As POET lands a record biomass harvest in prep for a 2013 cellulosic ethanol launch, the Digest looks at stover, jatropha, miscanthus, switchgrass, MSW, wood and animal residue.
Are costs going down, and capacity going up fast enough?
In Iowa, as part of the 2011 harvest, word has arrived from POET, that farmers around Emmetsburg, Iowa have baled approximately 61,000 bone-dry tons of corn crop residue. The bales of corn cobs and light stover will be delivered to a biomass storage site in Emmetsburg, where POET is developing its Project LIBERTY, the 25 million-gallon-per-year cellulosic ethanol plant scheduled to come online in 2013.
According to POET, the harvest number represents 15 new contracts and an additional 5,000 tons above last year’s total as POET moves toward a target of 285,000 tons of biomass per year for Project LIBERTY.
Farmers are waiting for word on the status of the Biomass Crop Assistance Program (BCAP) in the 2012 federal budget before delivering the bales to POET’s 22-acre stackyard. The program is an incentive that helped many of the farmers start harvesting cellulosic feedstock last year.
Pricing of the harvest has not been released, but the range is believed to be in the $45-$55 per ton range, excluding the impact of any BCAP payments to growers. At 90 tons of ethanol per ton of cellulosic biomass, that’s in the $0.50-$0.61 per gallon range, for the feedstock cost.
Now, in a world of $6 corn, those sub-$1 costs sound terrific, but the projects can be expensive on a capital and operating cost basis, and POET needs the feedstock costs to be low to support the $1.78 per gallon (and dropping) operating cost for cellulosic ethanol that it achieved by late 2009.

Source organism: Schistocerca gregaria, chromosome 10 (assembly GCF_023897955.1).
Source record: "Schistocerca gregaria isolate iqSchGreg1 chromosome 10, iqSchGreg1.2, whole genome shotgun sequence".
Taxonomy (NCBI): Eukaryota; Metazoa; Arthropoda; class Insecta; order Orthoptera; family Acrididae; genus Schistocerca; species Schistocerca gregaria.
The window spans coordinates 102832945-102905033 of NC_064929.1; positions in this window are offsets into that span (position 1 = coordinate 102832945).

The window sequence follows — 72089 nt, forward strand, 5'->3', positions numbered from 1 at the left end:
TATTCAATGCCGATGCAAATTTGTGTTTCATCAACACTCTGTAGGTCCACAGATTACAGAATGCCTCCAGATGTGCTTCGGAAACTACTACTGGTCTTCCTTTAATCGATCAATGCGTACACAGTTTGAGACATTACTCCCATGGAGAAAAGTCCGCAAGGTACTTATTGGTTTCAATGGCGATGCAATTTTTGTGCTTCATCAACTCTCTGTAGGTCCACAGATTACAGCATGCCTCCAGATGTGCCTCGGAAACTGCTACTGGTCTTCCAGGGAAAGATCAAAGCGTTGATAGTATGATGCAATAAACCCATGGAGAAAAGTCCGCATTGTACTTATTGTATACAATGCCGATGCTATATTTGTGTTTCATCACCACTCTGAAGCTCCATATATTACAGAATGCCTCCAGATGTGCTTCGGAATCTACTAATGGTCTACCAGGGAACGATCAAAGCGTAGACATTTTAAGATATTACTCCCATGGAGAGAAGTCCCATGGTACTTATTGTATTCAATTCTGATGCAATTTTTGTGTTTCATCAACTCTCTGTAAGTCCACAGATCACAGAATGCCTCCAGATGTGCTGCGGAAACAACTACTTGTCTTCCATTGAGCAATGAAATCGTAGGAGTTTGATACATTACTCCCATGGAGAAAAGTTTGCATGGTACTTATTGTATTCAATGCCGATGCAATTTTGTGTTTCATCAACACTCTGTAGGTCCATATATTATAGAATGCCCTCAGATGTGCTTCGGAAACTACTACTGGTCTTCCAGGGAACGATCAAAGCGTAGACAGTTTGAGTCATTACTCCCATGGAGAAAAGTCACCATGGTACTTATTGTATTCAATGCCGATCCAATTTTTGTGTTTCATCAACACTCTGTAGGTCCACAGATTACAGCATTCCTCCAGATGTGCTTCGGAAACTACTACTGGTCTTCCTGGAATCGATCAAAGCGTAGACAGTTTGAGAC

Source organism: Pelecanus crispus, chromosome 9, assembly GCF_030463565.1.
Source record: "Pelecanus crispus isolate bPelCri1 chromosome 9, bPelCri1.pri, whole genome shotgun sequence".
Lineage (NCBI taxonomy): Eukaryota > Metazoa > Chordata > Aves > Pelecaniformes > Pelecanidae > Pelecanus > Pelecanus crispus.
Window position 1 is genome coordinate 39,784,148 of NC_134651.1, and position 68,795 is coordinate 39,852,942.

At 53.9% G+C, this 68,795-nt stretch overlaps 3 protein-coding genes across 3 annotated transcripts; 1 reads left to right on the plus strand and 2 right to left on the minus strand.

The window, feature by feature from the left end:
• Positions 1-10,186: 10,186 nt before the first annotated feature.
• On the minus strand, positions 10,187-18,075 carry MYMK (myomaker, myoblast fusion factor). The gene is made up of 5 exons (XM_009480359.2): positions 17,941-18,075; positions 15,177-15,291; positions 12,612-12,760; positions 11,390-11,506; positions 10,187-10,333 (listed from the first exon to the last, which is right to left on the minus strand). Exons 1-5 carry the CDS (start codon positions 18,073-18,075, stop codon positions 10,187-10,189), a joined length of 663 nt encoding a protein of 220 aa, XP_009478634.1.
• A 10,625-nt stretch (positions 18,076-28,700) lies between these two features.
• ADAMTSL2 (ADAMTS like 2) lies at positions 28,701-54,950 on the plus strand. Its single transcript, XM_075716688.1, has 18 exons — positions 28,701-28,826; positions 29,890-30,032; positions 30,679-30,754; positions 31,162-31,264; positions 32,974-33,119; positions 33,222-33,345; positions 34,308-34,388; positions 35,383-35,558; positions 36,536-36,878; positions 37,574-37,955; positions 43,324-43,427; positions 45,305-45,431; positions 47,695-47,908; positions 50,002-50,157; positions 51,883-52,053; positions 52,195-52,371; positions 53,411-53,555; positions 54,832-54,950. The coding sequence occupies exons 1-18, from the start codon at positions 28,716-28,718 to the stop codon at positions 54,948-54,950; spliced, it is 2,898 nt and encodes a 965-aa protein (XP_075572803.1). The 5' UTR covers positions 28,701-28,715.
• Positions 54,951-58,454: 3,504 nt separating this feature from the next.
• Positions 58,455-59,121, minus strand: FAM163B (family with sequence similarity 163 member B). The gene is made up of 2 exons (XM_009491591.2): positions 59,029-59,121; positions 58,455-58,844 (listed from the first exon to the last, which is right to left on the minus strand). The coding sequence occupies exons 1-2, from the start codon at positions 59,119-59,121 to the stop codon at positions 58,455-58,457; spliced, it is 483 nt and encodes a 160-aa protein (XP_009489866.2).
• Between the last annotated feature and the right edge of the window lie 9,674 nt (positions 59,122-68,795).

POET by the numbers
How expensive is the POET project? $216.8 million, according to a profile of the project published last summer in Business 380. http://business380.com/2011/07/07/poet-to-begin-building-cellulosic-ethanol-plant-in-august/ That’s $8.67 per gallon. Spread over 15 years, that’s about $0.60 additional cents per gallon, leaving not much room between current ethanol prices and the cost of bringing cellulosic fuels to market.
Bottom line, cellulosic ethanol is coming quite soon, but the developers have to (carefully, carefully) monitor the numbers.
One of the ways to get the amortized capital cost per gallon down, is to raise the number of gallons per facility. POET, in their analysis, sees 25 million gallons as the right number for cellulosic ethanol made from corn stover, harvested from the radios around an existing ethanol plant where the grower can make money and the plant can afford the feedstock. The limitation is, ultimately, the cost of hauling biomass.
So, what’s a good cellulosic biofuels developer to do? Well, there are two options that are being pursued by developers right now.
One, target an ultra-low cost feedstock. The other, target a much higher yield of biomass per acre of land. In the case of the former, feedstocks like municipal solid waste are certainly available in the current market at zero cost, which includes transportation to the biofuels processing plant. In some cases, a tipping fee per ton can be recovered, making it a negative-cost feedstock.
That’s what Enerkem is up to, for example, and companies such as BlueFire Renewables, Fulcrum Bioenergy and Terrabon, that are also targeting MSW. Take away that $0.50 – $0.60 cost of biomass, per gallon, and projects can get quite attractive in a relative hurry.